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The Patriot Act with Hasan Minhaj on Netflix is the Late Night Show We Need

The subjects Minhaj explores are also a factor: timely as well as weirdly pertinent to the host, a millennial Muslim Indian-American comic, born to immigrant parents.

Shantanu David | News18.com

Updated:November 5, 2018, 3:57 PM IST
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The Patriot Act with Hasan Minhaj on Netflix is the Late Night Show We Need
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The Patriot Act with Hasan Minhaj, which recently debuted on Netflix, may just be the breakout late night show that the streaming giant, as well as viewers, needed.

Despite its abject comedy, the Late Night Talk Show game is a fierce competition, with most major television networks in the US slugging it out for ratings and viewing, even if their hosts downplay the behind-the-scenes rivalry. And since 2016, after a reality show star (and quasi business tycoon) became leader of the free world, the role of the late night talk show, as well as its host, has changed dramatically.

What used to be essentially a variety show, with an admixture of celebrity interviews, sketches, skits and musical numbers, with only passing mention of the news, has now become a journalistic exploration of issues of the day with in-depth investigative reporting and fact-checking, broken up by clipped celebrity interviews. Even the skits and sketches now have a sociopolitical motif, and people are loving it.

It’s also telling of the times we live in that people, in the US as well as abroad, are increasingly getting their news from these late night shows rather than the traditional news channels. It’s almost as if everyone needs some comic relief to lighten the mostly depressing cycle of information coming out from around the world.

HBO provided an outlier to the traditional late night show format with Last Week Tonight with John Oliver. The show airs one episode a week, and that too on Sundays, as opposed to the usual schedule of every week night. It also concentrates on one subject for the entire show, and explores it in detail, and also eschews the usual celebrity interviews (though plenty of celebrities have featured in its within-topic skits). Given its exhaustive investigation, as well as Oliver’s penetrating wit, it’s no wonder Last Week Tonight has dominated at award shows in the last three years consecutively, picking up practically every trophy it’s nominated for.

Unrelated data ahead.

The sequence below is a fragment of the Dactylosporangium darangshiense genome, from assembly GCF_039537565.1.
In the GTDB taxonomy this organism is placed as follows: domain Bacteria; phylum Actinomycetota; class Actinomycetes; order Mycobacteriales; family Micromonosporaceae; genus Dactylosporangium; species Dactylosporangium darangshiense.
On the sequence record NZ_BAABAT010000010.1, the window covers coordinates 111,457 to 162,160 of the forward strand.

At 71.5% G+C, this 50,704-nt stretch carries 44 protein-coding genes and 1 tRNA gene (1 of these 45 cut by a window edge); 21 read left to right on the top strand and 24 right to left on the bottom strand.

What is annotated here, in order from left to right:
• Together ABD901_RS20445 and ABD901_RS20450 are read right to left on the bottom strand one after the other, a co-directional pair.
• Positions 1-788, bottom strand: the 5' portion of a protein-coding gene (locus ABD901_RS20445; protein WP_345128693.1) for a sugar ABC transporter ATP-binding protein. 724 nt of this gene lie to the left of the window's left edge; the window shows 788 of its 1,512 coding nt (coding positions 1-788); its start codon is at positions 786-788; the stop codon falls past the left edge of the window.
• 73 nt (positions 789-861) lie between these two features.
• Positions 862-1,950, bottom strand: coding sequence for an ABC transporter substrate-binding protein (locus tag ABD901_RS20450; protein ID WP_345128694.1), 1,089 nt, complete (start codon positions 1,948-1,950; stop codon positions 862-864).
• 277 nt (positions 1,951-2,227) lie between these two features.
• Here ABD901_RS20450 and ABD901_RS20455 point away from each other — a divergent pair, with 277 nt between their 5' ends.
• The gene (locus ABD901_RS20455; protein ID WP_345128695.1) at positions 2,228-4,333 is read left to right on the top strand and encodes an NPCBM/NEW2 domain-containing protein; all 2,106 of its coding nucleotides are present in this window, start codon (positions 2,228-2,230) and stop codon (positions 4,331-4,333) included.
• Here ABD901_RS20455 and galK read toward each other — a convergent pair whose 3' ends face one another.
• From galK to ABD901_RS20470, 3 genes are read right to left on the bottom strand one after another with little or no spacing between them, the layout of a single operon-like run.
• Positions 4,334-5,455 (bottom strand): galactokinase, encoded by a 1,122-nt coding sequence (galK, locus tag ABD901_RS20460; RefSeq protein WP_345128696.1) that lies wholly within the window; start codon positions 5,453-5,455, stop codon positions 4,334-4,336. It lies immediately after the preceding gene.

Netflix entered the game quite late, and its first few attempts didn’t prove successful, or particularly engaging. The Break with Michelle Wolf was cancelled after only a few episodes, while Norm McDonald Has a Show and My Next Guest Needs No Introduction with late night legend David Letterman are more vanity projects for their hosts than anything else.

Hasan Minhaj may be the exception.

While The Patriot Act has aired only three episodes in the week that it’s been out (its debut on October 28 featured two episodes, with a new one coming out every Sunday after), it’s already generating a lot of positive feedback. Like Oliver, Minhaj concentrates on one subject in the show’s 18-odd minute run, thereby providing an in-depth and incisive exploration of the topic.

Unlike Oliver, however, Minhaj doesn’t sit behind a desk but rather bounds up on to a stage surrounded by cheering audience members. He remains standing the entire time while he engages with the audience, with a few skits and news clippings flashing on the screen behind him, thus providing viewers with a new format: part stand-up comedy, part news coverage, part in-depth analysis, and all fun.

The subjects that Minhaj explores are also a factor: timely as well as weirdly pertinent to the host, a millennial Muslim Indian-American comic, born to immigrant parents. His first episode concentrated on the recent class action lawsuit taken out by parents of Asian-American students against Harvard’s admission policies, while the second episode concentrated on the House of Saud vis-à-vis the recent murder of Jamal Khashoggi.



Minhaj doesn’t pull any punches either, noting how he was rejected from Stanford, and how, being a practicing but liberal Muslim, he feels about repressive Saudi Arabia, which has Islam’s two holiest sites: Mecca and Medina. To hear about the son of typically 'helicopter' NRI parents discuss Ivy League affirmative action is hilarious; to hear a Muslim discuss his frustration over one autocratic family setting the realpolitik for his entire faith, even if by default, is eye-opening.

The latest episode concentrates on Amazon and its services, which Minhaj frankly confesses being addicted to, and how a company that began as a bookstore is on the verge of monopolizing world commerce. And despite Amazon's "Weinstein-level predatory pricing and practices", Minhaj points out, as an Indian, if he has to pick between 'Woke' and 'Lazy', the latter wins.



It helps that the team of reporters and writers of The Patriot Act have done a fantastic job, whether it’s in investigating what goes on behind the scenes of large news stories or in couching it in easily comprehensible terms, which are as informative as they are funny. No easy task that.

While it would be premature to suggest that The Patriot Act is the new Last Week Tonight, the signs so far look promising. Watch out Oliver, the Indians are coming.

The Patriot Act with Hasan Minhaj streams new episodes every Sunday on Netflix
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